Surrey Foundation Year students win awards for novel business ideas
Start-up ideas involving low-cost computers for rockets and a novel use for discarded face masks were acclaimed Surrey entries. But it was an app promoting work experience opportunities for graduates, from a team of students from our Department of Civil and Environmental Engineering, that claimed first prize in the Engineers in Business Competition.
The Engineers in Business Competition saw teams of Foundation Year students from across our Faculty of Engineering and Physical Sciences (FEPS) devise novel ideas to pitch to industry. Run in collaboration with Student Enterprise, the would-be entrepreneurs worked alongside mentors from across the Faculty, including Dr Judy Lee, Dr Alireza Behnejad and Dr Rob Siddall, to refine and develop their proposals, before presenting them to a panel of experts.
Civil Connect victorious
The winning entry came from a team of five civil engineering students – Niamh Gallagher, Amelia dos Santos, Ilayza Ors, Jamal Omene-Stewart and Aleena Joy. Their business idea, Civil Connect, was an app linking graduates with work experience opportunities.
The quintet collected the first prize of £1,500 and they can also can apply for an Engineers in Business Fellowship. If successful, they’ll be assigned a Sainsbury Management Fellow as a mentor to provide support for a period of time agreed between the mentor and mentees.
Rockets and face masks
Second place in the event and a prize of £1,000 was awarded to Movement Industries.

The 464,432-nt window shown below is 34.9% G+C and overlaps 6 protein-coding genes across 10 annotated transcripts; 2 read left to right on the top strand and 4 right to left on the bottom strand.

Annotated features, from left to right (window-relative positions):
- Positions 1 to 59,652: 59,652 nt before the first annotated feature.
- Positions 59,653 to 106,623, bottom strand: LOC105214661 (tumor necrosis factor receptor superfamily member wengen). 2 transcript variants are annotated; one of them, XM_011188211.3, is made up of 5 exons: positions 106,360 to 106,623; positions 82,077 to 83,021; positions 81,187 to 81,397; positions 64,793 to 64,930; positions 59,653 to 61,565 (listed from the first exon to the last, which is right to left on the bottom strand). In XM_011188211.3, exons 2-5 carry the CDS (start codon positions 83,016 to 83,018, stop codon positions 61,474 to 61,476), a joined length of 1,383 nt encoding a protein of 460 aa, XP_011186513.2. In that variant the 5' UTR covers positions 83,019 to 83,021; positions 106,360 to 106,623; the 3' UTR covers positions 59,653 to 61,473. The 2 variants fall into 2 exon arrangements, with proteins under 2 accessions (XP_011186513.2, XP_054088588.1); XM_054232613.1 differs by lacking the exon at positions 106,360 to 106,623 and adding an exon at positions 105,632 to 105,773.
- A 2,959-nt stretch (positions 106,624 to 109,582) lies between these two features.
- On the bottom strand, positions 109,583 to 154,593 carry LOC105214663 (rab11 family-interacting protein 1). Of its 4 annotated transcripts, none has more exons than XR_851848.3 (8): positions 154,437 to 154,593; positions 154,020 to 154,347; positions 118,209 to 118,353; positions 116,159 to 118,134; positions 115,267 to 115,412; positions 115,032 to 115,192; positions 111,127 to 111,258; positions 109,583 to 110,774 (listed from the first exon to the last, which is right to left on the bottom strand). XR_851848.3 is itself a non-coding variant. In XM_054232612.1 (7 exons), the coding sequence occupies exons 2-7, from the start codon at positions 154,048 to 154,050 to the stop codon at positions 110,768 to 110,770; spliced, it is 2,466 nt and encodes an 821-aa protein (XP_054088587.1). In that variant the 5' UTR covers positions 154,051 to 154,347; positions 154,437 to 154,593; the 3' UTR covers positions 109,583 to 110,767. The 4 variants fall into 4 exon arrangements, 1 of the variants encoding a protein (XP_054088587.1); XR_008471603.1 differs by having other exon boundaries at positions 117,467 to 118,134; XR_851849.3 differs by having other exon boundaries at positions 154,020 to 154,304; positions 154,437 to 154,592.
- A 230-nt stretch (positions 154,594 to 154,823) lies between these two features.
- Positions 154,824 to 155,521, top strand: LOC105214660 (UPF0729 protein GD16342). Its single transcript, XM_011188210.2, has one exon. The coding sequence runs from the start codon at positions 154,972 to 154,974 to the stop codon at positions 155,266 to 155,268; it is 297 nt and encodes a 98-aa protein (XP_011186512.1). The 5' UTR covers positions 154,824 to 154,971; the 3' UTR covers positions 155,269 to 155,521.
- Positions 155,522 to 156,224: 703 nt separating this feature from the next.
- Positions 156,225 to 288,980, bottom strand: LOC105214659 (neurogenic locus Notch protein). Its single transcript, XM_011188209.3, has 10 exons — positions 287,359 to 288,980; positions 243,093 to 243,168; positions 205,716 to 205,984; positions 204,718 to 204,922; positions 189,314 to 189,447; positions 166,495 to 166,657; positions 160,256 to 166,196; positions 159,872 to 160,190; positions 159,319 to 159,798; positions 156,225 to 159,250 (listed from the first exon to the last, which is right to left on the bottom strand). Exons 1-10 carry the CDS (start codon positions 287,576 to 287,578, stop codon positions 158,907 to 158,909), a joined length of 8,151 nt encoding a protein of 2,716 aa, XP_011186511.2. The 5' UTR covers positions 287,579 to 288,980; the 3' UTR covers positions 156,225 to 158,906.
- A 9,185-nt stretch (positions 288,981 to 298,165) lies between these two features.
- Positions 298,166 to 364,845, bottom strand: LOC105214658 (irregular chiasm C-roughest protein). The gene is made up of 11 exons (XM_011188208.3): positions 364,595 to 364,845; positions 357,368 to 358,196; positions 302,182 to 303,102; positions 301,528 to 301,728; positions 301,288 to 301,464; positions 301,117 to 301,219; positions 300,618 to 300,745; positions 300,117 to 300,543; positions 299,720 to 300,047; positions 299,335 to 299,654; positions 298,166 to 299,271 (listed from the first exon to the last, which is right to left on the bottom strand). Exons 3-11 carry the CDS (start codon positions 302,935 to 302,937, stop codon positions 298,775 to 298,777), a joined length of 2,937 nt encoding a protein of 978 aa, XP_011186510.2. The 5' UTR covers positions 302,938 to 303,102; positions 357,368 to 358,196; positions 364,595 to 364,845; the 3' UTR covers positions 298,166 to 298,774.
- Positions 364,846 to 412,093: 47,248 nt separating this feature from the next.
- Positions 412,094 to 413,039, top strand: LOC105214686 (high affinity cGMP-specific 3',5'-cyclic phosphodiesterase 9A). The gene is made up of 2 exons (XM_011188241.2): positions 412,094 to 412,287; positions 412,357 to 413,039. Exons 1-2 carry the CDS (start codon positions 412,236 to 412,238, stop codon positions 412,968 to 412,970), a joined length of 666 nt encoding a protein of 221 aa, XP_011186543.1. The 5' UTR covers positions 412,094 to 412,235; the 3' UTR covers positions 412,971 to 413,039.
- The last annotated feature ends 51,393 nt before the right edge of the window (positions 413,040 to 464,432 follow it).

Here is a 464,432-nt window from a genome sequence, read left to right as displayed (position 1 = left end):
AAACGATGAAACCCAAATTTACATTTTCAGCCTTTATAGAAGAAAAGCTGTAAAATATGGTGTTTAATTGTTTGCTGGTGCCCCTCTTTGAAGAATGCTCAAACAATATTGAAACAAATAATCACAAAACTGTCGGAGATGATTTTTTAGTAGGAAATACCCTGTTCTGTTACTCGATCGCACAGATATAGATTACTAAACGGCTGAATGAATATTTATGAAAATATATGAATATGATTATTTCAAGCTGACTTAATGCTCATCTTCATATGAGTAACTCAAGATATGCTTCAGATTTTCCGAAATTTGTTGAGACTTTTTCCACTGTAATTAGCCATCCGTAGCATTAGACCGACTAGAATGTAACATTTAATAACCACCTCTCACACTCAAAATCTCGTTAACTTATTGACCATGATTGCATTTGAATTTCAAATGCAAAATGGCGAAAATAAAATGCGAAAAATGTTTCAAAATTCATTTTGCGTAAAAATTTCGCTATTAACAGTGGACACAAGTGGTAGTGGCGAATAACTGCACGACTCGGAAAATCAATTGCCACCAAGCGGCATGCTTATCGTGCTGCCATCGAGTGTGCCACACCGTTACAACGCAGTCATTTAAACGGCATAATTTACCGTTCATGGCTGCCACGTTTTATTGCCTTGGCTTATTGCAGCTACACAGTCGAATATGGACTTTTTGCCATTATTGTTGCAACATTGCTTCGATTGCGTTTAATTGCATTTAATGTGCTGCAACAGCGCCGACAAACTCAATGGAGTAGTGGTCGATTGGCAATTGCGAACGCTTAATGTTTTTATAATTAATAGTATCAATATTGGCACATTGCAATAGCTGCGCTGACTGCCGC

“We pitched an idea to provide low-cost entry-level flight computers for model rockets. These would be used to collect and record data from the flight of the rocket, fire the parachutes and to land the rocket safely,” says Harvey Nixon, whose six-strong team featured students from physics, electrical and electronic engineering, and aerospace engineering.
“The aim is to create an easier route to becoming involved with model rocketry and engineering by making it more available and affordable to beginners who have an interest in the aerospace field. Our product makes this possible because it saves individuals from research and design time as the rockets are readily available to them at a low cost.”
In third place and collecting £500 was Ecoefficient. Their team of three chemical engineers and one civil and environmental engineering student produced a business case around recycling face masks to make material for road construction.
Dr Carol Spencely, the FEPS Teaching Fellow who ran the event for the University, adds: “The Engineers in Business Competition injected excitement and challenge into a group coursework assignment for our FEPS Foundation Year students.
“The creativity, passion and drive of the students was illustrated through the business ideas they proposed: ranging from floating eco-villages to a gadget that detects how ripe your fruit is.
“Our teams embraced working remotely to develop their business case and pitch their idea to a panel, while developing communication, presentation, listening, research, time-management, project-management, team-working and numerous other skills.
"These students are destined for great things in their future studies and beyond!”
Student Enterprise Manager Kat Mack also comments: “We know engineers are well-placed to use their technical expertise to create ground-breaking innovations. Sadly, they often lack exposure to the business world and, therefore, may be less likely to take their ideas to market.
“This competition created a buzz around the pitching of ideas as business prospects, obliging students to consider the viability of their concepts. It encouraged teams to think in a more business-like way, creating a future generation of problem-solvers who'll combine technical and business skills to make a difference to society.”
All teams can continue to access support from Student Enterprise to take their ideas forward and they’ll be invited to represent the University at the Engineers in Business Competition National, with the Grand Final taking place on 25 October 2021.